A USAID subcontractor behind bars in Cuba for smuggling communications equipment meant for “democracy promotion” has just lost a lawsuit against his employers: The U.S. government and contractor Development Alternatives, Inc.
Alan Gross was sentenced to 15 years in prison in Cuba in 2009 for supposedly undermining the state’s territorial integrity by allegedly smuggling electronics equipment aimed at boosting the technology access of a small Jewish community in the country to break the Communist regime’s information blockade.
Internet access in Cuba is largely restricted to select institutions and professionals. The government views it as a powerful tool that could encourage political dissent against the state and endanger public security.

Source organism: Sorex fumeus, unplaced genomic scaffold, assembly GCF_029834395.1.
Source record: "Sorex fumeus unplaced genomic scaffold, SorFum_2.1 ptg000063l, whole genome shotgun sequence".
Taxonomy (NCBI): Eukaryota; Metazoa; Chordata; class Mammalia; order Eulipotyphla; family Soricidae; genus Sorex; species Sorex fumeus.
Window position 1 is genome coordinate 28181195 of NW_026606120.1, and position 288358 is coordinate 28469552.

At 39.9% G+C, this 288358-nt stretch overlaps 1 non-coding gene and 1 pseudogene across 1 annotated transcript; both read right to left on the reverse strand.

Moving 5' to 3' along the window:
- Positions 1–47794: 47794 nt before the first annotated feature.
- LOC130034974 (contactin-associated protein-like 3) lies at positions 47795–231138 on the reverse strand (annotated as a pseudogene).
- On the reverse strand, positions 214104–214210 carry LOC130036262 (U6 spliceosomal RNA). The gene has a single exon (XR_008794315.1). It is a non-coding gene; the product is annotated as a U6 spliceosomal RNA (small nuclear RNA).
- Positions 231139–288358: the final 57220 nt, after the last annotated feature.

Gross and his wife filed a lawsuit last November against the United States and DAI, which subcontracted the program to his nonprofit Joint Business Development Center, Inc. They were asking for $60 million for damages incurred in the delivery of the program.
A U.S. district court judge however dismissed the case, under the ruling that no person can sue the U.S. government for injuries suffered in a foreign land. Gross’ lawyers are planning to file an appeal.
The decision, including the U.S. government’s failure to secure Gross’ release, is troubling for development contractors, many of them working in countries with tense relationships with the United States, such as Bolivia.
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